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  Life   Health  12 Apr 2018  Scientists create protective vaccine against peanut allergy

Scientists create protective vaccine against peanut allergy

THE ASIAN AGE
Published : Apr 12, 2018, 2:39 pm IST
Updated : Apr 12, 2018, 5:36 pm IST

Trials on mice prove that it works - as researchers found rodents given it were protected from an allergic reaction.

According to Dr O’Konek, by re-directing the immune responses, the vaccine not only suppresses the response but prevents activation of cells that would initiate allergic reactions. (Photo: Pixabay)
 According to Dr O’Konek, by re-directing the immune responses, the vaccine not only suppresses the response but prevents activation of cells that would initiate allergic reactions. (Photo: Pixabay)

Scientists have created a vaccine that has the potential to dampen the immune systems response to peanuts which means peanut allergy patients around the world would soon be able to start snacking on the nut without fearing for their lives.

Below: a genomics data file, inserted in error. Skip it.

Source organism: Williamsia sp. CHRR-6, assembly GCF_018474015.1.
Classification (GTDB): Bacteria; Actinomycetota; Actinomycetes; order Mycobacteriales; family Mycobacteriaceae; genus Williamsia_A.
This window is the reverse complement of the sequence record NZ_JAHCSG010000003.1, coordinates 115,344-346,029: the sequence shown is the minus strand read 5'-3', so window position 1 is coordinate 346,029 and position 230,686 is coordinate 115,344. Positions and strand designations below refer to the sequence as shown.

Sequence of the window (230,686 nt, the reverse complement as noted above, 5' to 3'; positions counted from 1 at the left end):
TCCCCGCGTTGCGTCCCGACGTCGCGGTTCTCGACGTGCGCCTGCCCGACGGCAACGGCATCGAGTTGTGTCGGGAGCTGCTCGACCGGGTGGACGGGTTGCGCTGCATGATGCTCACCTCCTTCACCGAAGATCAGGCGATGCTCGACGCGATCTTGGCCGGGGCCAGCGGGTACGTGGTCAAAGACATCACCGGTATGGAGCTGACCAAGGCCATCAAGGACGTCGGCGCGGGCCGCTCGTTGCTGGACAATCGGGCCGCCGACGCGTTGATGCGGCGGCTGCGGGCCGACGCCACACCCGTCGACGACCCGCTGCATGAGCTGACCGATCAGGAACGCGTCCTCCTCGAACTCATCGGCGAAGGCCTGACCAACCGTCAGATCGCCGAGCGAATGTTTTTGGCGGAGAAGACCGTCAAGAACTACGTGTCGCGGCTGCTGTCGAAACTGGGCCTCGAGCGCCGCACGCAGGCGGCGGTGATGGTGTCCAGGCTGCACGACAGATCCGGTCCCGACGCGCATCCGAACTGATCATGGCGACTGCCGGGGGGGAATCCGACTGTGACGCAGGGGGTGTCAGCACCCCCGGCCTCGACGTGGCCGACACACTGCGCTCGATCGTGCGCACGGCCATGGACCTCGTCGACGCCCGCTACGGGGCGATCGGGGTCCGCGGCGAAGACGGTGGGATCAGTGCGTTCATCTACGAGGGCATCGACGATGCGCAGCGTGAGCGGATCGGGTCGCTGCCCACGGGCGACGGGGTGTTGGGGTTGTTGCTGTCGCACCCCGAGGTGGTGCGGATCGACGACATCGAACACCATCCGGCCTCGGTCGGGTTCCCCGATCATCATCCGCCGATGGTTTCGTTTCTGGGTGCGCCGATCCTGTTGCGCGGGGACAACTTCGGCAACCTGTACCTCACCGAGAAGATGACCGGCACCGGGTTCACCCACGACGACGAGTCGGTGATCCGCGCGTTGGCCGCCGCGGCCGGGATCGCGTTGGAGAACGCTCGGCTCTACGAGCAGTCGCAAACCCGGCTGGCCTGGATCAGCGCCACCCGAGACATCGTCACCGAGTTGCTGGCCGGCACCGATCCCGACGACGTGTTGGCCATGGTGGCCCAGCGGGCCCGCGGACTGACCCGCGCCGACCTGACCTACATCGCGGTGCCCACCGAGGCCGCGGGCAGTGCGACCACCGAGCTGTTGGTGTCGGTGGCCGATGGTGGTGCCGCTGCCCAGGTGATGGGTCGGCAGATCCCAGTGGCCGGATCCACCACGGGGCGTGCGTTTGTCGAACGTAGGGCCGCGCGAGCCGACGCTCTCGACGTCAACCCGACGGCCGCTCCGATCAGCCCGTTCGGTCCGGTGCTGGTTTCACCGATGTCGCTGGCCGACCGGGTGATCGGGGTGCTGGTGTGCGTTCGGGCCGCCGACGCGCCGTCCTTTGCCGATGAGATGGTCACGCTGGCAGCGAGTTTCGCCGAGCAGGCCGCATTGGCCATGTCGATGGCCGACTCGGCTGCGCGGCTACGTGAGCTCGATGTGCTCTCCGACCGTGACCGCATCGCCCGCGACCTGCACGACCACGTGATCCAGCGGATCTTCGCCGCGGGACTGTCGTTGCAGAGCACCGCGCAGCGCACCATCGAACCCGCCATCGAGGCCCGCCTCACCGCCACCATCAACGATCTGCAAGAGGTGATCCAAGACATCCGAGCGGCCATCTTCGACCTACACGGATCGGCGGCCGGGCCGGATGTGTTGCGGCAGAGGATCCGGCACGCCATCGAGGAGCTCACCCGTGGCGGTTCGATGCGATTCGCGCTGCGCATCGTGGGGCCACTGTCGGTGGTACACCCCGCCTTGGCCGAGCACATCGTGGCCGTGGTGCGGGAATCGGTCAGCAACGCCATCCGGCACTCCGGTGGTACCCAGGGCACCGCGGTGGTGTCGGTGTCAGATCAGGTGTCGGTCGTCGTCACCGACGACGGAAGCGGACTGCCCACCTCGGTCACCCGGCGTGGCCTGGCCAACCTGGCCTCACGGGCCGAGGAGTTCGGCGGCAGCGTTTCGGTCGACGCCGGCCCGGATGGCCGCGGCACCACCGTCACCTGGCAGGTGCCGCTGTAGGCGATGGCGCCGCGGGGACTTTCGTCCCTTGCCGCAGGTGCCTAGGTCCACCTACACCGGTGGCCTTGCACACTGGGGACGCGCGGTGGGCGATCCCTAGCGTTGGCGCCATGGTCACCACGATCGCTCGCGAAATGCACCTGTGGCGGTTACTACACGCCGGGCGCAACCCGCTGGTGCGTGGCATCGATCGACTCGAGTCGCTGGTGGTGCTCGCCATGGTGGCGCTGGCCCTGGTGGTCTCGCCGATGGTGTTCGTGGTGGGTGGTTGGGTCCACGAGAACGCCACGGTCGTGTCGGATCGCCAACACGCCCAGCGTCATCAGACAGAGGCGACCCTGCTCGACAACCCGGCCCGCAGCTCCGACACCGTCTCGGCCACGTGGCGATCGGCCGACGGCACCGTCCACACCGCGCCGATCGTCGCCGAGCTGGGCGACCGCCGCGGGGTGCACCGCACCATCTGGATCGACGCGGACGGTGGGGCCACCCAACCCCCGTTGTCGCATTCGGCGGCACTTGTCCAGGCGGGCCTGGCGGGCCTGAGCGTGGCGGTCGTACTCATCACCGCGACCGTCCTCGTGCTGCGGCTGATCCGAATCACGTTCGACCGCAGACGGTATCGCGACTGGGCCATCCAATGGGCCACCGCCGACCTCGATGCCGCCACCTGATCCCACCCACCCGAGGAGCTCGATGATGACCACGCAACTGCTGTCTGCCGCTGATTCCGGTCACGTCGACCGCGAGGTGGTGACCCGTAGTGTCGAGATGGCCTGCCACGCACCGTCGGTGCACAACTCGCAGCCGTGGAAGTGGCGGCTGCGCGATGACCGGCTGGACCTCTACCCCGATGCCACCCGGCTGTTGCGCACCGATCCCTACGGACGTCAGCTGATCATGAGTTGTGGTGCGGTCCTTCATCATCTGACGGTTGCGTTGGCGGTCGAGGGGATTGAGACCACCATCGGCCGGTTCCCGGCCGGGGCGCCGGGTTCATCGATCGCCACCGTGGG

Trials on mice have proven that it works - as researchers found the rodents given it were protected from an allergic reaction.

 

The study saw mice given three monthly doses of a nasal spray - the same way as children in the UK receive a flu vaccine each winter.

The experiment, conducted by researchers at University of Michigan, could lead to investigations conducted on humans with peanut allergies.

Patients who get severe reactions to the nut are advised to carry an EpiPen device that gives them a dose of adrenaline to stop the reaction.

Recommended treatment currently revolves around avoiding peanuts, as scientists battle to find an effective way to tackle allergies.

However, the new study, led by Dr Jessica O'Konek, may one day lead to them no longer needing to live in fear of being around peanuts.

 

According to Dr O’Konek, by re-directing the immune responses, the vaccine not only suppresses the response but prevents activation of cells that would initiate allergic reactions.

Tags: peanut, allergy, nut, epipen, vaccine, health and well being, mice, nasal spray, university of michigan